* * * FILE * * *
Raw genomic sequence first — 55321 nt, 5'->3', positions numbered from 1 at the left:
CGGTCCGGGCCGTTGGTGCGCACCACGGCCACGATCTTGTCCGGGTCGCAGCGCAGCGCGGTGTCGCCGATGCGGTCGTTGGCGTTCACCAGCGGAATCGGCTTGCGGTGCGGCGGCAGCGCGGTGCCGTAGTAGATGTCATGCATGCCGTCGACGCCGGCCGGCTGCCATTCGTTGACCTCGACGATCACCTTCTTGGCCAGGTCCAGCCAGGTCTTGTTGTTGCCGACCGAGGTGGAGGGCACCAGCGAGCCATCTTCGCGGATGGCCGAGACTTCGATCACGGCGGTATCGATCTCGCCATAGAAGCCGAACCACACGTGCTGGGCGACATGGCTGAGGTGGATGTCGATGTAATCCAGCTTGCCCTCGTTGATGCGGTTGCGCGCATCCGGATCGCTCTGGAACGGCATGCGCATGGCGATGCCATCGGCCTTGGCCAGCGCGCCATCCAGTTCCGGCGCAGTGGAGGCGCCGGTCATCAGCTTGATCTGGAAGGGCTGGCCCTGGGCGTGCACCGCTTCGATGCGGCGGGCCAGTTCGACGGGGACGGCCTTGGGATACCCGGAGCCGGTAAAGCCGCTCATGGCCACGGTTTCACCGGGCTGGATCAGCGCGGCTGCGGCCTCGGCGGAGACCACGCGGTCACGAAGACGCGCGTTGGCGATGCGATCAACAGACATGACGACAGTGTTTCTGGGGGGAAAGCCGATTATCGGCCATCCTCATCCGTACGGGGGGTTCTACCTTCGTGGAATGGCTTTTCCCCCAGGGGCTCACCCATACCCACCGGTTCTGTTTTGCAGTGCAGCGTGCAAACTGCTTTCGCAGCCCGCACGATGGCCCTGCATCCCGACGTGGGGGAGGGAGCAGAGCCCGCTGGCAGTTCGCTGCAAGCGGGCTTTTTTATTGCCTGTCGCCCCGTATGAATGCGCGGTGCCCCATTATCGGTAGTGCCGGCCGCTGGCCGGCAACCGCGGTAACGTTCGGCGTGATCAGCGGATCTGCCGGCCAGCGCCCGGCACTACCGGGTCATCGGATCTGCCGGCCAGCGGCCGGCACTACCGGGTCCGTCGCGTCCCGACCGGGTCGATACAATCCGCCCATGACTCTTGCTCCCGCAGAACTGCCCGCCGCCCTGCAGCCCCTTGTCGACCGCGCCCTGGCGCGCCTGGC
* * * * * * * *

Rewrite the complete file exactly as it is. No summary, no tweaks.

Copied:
Raw genomic sequence first — 55321 nt, 5'->3', positions numbered from 1 at the left:
CGGTCCGGGCCGTTGGTGCGCACCACGGCCACGATCTTGTCCGGGTCGCAGCGCAGCGCGGTGTCGCCGATGCGGTCGTTGGCGTTCACCAGCGGAATCGGCTTGCGGTGCGGCGGCAGCGCGGTGCCGTAGTAGATGTCATGCATGCCGTCGACGCCGGCCGGCTGCCATTCGTTGACCTCGACGATCACCTTCTTGGCCAGGTCCAGCCAGGTCTTGTTGTTGCCGACCGAGGTGGAGGGCACCAGCGAGCCATCTTCGCGGATGGCCGAGACTTCGATCACGGCGGTATCGATCTCGCCATAGAAGCCGAACCACACGTGCTGGGCGACATGGCTGAGGTGGATGTCGATGTAATCCAGCTTGCCCTCGTTGATGCGGTTGCGCGCATCCGGATCGCTCTGGAACGGCATGCGCATGGCGATGCCATCGGCCTTGGCCAGCGCGCCATCCAGTTCCGGCGCAGTGGAGGCGCCGGTCATCAGCTTGATCTGGAAGGGCTGGCCCTGGGCGTGCACCGCTTCGATGCGGCGGGCCAGTTCGACGGGGACGGCCTTGGGATACCCGGAGCCGGTAAAGCCGCTCATGGCCACGGTTTCACCGGGCTGGATCAGCGCGGCTGCGGCCTCGGCGGAGACCACGCGGTCACGAAGACGCGCGTTGGCGATGCGATCAACAGACATGACGACAGTGTTTCTGGGGGGAAAGCCGATTATCGGCCATCCTCATCCGTACGGGGGGTTCTACCTTCGTGGAATGGCTTTTCCCCCAGGGGCTCACCCATACCCACCGGTTCTGTTTTGCAGTGCAGCGTGCAAACTGCTTTCGCAGCCCGCACGATGGCCCTGCATCCCGACGTGGGGGAGGGAGCAGAGCCCGCTGGCAGTTCGCTGCAAGCGGGCTTTTTTATTGCCTGTCGCCCCGTATGAATGCGCGGTGCCCCATTATCGGTAGTGCCGGCCGCTGGCCGGCAACCGCGGTAACGTTCGGCGTGATCAGCGGATCTGCCGGCCAGCGCCCGGCACTACCGGGTCATCGGATCTGCCGGCCAGCGGCCGGCACTACCGGGTCCGTCGCGTCCCGACCGGGTCGATACAATCCGCCCATGACTCTTGCTCCCGCAGAACTGCCCGCCGCCCTGCAGCCCCTTGTCGACCGCGCCCTGGCGCGCCTGGC